H. Gilbert Welch, M.D., M.P.H., Philip C. Prorok, Ph.D., A. James O’Malley, Ph.D., and Barnett S. Kramer, M.D., M.P.H.
N Engl J Med 2016; 375:1438-1447October 13, 2016DOI: 10.1056/NEJMoa1600249
The goal of screening mammography is to detect small malignant tumors before they grow large enough to cause symptoms. Effective screening should therefore lead to the detection of a greater number of small tumors, followed by fewer large tumors over time.
We used data from the Surveillance, Epidemiology, and End Results (SEER) program, 1975 through 2012, to calculate the tumor-size distribution and size-specific incidence of breast cancer among women 40 years of age or older. We then calculated the size-specific cancer case fatality rate for two time periods: a baseline period before the implementation of widespread screening mammography (1975 through 1979) and a period encompassing the most recent years for which 10 years of follow-up data were available (2000 through 2002).
After the advent of screening mammography, the proportion of detected breast tumors that were small (invasive tumors measuring <2 cm or in situ carcinomas) increased from 36% to 68%; the proportion of detected tumors that were large (invasive tumors measuring ≥2 cm) decreased from 64% to 32%. However, this trend was less the result of a substantial decrease in the incidence of large tumors (with 30 fewer cases of cancer observed per 100,000 women in the period after the advent of screening than in the period before screening) and more the result of a substantial increase in the detection of small tumors (with 162 more cases of cancer observed per 100,000 women). Assuming that the underlying disease burden was stable, only 30 of the 162 additional small tumors per 100,000 women that were diagnosed were expected to progress to become large, which implied that the remaining 132 cases of cancer per 100,000 women were overdiagnosed (i.e., cases of cancer were detected on screening that never would have led to clinical symptoms). The potential of screening to lower breast cancer mortality is reflected in the declining incidence of larger tumors. However, with respect to only these large tumors, the decline in the size-specific case fatality rate suggests that improved treatment was responsible for at least two thirds of the reduction in breast cancer mortality.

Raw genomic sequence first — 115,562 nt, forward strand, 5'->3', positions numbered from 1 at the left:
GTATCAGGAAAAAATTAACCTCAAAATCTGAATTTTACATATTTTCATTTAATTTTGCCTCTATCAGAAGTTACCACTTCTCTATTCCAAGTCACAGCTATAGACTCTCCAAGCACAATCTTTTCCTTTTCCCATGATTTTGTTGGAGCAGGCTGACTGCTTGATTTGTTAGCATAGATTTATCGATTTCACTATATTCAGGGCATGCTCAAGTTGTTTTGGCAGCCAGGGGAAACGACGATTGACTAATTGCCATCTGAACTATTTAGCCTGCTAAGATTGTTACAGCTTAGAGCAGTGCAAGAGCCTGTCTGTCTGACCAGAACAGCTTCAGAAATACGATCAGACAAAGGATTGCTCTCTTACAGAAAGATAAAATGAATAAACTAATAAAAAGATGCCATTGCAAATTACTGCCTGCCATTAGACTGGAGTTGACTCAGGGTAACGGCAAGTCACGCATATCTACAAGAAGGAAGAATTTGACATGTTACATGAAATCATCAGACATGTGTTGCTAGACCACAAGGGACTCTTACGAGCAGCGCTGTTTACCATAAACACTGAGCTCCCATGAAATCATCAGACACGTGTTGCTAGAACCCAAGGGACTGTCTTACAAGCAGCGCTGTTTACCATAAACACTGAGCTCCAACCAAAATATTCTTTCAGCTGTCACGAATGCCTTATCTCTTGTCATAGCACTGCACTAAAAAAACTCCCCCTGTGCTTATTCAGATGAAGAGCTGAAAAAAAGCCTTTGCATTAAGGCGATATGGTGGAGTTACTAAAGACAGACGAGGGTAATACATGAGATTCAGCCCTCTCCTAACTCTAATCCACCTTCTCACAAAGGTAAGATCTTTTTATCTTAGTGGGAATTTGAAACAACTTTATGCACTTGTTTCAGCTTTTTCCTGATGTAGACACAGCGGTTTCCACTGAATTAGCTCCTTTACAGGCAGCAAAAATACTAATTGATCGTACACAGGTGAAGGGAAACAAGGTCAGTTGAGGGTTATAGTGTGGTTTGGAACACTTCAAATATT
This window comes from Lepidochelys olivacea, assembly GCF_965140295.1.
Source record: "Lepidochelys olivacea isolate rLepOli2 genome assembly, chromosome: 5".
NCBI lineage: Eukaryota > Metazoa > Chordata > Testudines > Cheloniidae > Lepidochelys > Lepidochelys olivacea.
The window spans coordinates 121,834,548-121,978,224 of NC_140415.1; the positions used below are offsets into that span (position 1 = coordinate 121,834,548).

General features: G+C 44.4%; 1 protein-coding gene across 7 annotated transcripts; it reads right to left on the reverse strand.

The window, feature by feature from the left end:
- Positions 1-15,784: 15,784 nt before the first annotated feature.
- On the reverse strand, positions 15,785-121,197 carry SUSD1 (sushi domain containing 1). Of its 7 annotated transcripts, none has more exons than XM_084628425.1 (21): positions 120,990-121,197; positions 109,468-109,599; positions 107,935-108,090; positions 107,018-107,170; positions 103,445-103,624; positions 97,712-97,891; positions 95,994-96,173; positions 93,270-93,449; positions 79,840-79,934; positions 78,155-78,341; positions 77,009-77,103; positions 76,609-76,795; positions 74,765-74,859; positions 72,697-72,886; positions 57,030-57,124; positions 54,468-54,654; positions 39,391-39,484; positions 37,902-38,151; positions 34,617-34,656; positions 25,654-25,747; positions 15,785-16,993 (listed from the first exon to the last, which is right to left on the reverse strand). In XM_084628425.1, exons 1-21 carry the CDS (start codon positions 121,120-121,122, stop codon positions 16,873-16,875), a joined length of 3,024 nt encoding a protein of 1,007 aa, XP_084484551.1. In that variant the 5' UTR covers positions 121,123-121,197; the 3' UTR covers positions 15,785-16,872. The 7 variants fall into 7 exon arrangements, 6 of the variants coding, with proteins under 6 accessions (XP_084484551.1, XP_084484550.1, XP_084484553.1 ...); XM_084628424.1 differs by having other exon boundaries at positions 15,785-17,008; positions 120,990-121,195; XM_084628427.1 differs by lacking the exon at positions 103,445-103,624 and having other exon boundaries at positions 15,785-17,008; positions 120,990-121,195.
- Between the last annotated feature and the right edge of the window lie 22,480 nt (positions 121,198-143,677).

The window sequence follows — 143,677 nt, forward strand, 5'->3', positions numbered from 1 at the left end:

Although the rate of detection of large tumors fell after the introduction of screening mammography, the more favorable size distribution was primarily the result of the additional detection of small tumors. Women were more likely to have breast cancer that was overdiagnosed than to have earlier detection of a tumor that was destined to become large. The reduction in breast cancer mortality after the implementation of screening mammography was predominantly the result of improved systemic therapy.
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The views expressed in this article are those of the authors and do not constitute official positions of the U.S. Government or the National Cancer Institute.
From the Dartmouth Institute for Health Policy and Clinical Practice, Lebanon (H.G.W., A.J.O.), and the Departments of Medicine (H.G.W.) and Biomedical Data Science (A.J.O.), Geisel School of Medicine, Hanover — both in New Hampshire; and the Division of Cancer Prevention, National Cancer Institute, Bethesda, MD (P.C.P., B.S.K.).
Address reprint requests to Dr. Welch at the Dartmouth Institute for Health Policy and Clinical Practice, 35 Centerra Pkwy., HB 7251, Lebanon, NH 03766, or email@example.com.